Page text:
Cosmic Urban Symbolism in the Book of Mormon

The Book of Mormon’s full significance cannot be reduced to early nineteenth- century American concerns. This article examines a basic aspect of the Book of Mormon which is viewed more adequately from the perspective of ancient civilizations rather than that of the American frontier.

Ancient world civilizations believed that the perceived order of territorial environment, in its “natural” and built-up features, revealed the structure of a sacred universe. The epitome of this symbolic order was a capital city or ceremonial center. “In those religions which held that human order was brought into being at the creation of the world there was a pervasive tendency to dramatize the cosmogony by constructing on earth a reduced version of the cosmos, usually in the form of a state capital.” Characteristic of complex societies throughout the ancient world, this phenomenon is referred to as cosmic urban symbolism. The principles of cosmic urban symbolism account for many ideas and events in the Book of Mormon which are otherwise unexplained within a nineteenth-century American context.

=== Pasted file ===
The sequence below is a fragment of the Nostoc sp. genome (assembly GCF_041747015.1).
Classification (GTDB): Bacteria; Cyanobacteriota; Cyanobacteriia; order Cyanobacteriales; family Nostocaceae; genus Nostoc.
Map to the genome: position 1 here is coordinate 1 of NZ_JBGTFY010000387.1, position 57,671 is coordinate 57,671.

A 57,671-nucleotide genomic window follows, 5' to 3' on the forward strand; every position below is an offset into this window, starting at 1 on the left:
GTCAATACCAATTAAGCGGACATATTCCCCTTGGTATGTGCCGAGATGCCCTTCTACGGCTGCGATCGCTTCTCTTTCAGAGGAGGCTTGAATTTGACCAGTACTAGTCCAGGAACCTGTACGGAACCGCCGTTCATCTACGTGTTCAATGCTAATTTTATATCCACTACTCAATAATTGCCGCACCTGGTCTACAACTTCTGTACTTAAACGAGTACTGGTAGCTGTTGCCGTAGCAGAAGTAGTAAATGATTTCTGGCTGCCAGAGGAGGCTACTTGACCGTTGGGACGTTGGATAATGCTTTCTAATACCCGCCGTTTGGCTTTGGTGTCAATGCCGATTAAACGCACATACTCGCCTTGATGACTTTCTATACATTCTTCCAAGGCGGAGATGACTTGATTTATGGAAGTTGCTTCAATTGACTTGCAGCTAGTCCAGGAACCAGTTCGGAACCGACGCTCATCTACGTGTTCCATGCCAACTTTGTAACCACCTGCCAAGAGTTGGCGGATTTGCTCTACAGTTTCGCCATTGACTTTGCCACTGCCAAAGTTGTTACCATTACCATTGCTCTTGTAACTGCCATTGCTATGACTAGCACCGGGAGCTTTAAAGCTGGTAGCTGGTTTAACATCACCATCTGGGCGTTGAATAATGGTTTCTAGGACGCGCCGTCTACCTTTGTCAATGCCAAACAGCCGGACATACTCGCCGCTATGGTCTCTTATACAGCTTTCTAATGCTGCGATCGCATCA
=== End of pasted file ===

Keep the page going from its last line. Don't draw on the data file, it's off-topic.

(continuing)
Published in BYU Studies Quarterly 23:1
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